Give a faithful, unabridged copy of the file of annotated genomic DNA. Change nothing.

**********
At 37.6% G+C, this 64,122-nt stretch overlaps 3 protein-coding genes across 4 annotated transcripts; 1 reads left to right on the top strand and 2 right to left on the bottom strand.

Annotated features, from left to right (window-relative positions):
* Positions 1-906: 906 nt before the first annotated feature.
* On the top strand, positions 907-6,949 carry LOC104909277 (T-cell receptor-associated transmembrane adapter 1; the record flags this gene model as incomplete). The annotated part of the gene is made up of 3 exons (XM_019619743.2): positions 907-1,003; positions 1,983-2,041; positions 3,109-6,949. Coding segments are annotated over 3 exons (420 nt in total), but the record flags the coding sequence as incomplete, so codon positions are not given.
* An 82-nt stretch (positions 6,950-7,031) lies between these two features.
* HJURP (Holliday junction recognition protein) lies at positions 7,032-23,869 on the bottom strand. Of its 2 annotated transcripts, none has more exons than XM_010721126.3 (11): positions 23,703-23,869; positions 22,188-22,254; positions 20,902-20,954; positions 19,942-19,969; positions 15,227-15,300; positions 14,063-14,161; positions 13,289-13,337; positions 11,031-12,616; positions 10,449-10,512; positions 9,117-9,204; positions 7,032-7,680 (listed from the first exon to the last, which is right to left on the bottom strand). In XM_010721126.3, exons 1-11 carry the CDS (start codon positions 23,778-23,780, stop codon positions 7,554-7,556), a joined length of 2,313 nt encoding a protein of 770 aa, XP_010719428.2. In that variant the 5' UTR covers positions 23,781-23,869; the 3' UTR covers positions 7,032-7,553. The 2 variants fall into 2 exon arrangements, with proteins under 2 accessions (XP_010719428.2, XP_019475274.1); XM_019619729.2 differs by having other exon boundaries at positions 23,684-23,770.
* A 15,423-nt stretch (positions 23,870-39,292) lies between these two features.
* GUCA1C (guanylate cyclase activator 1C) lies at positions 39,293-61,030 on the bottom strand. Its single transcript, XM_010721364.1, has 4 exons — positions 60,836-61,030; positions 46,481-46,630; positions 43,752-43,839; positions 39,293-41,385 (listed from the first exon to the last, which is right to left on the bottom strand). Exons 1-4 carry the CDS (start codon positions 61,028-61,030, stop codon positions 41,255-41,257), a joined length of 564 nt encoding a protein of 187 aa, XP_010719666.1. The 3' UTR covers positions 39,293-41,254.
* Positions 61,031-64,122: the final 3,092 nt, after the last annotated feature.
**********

At 37.6% G+C, this 64,122-nt stretch overlaps 3 protein-coding genes across 4 annotated transcripts; 1 reads left to right on the top strand and 2 right to left on the bottom strand.

Annotated features, from left to right (window-relative positions):
* Positions 1-906: 906 nt before the first annotated feature.
* On the top strand, positions 907-6,949 carry LOC104909277 (T-cell receptor-associated transmembrane adapter 1; the record flags this gene model as incomplete). The annotated part of the gene is made up of 3 exons (XM_019619743.2): positions 907-1,003; positions 1,983-2,041; positions 3,109-6,949. Coding segments are annotated over 3 exons (420 nt in total), but the record flags the coding sequence as incomplete, so codon positions are not given.
* An 82-nt stretch (positions 6,950-7,031) lies between these two features.
* HJURP (Holliday junction recognition protein) lies at positions 7,032-23,869 on the bottom strand. Of its 2 annotated transcripts, none has more exons than XM_010721126.3 (11): positions 23,703-23,869; positions 22,188-22,254; positions 20,902-20,954; positions 19,942-19,969; positions 15,227-15,300; positions 14,063-14,161; positions 13,289-13,337; positions 11,031-12,616; positions 10,449-10,512; positions 9,117-9,204; positions 7,032-7,680 (listed from the first exon to the last, which is right to left on the bottom strand). In XM_010721126.3, exons 1-11 carry the CDS (start codon positions 23,778-23,780, stop codon positions 7,554-7,556), a joined length of 2,313 nt encoding a protein of 770 aa, XP_010719428.2. In that variant the 5' UTR covers positions 23,781-23,869; the 3' UTR covers positions 7,032-7,553. The 2 variants fall into 2 exon arrangements, with proteins under 2 accessions (XP_010719428.2, XP_019475274.1); XM_019619729.2 differs by having other exon boundaries at positions 23,684-23,770.
* A 15,423-nt stretch (positions 23,870-39,292) lies between these two features.
* GUCA1C (guanylate cyclase activator 1C) lies at positions 39,293-61,030 on the bottom strand. Its single transcript, XM_010721364.1, has 4 exons — positions 60,836-61,030; positions 46,481-46,630; positions 43,752-43,839; positions 39,293-41,385 (listed from the first exon to the last, which is right to left on the bottom strand). Exons 1-4 carry the CDS (start codon positions 61,028-61,030, stop codon positions 41,255-41,257), a joined length of 564 nt encoding a protein of 187 aa, XP_010719666.1. The 3' UTR covers positions 39,293-41,254.
* Positions 61,031-64,122: the final 3,092 nt, after the last annotated feature.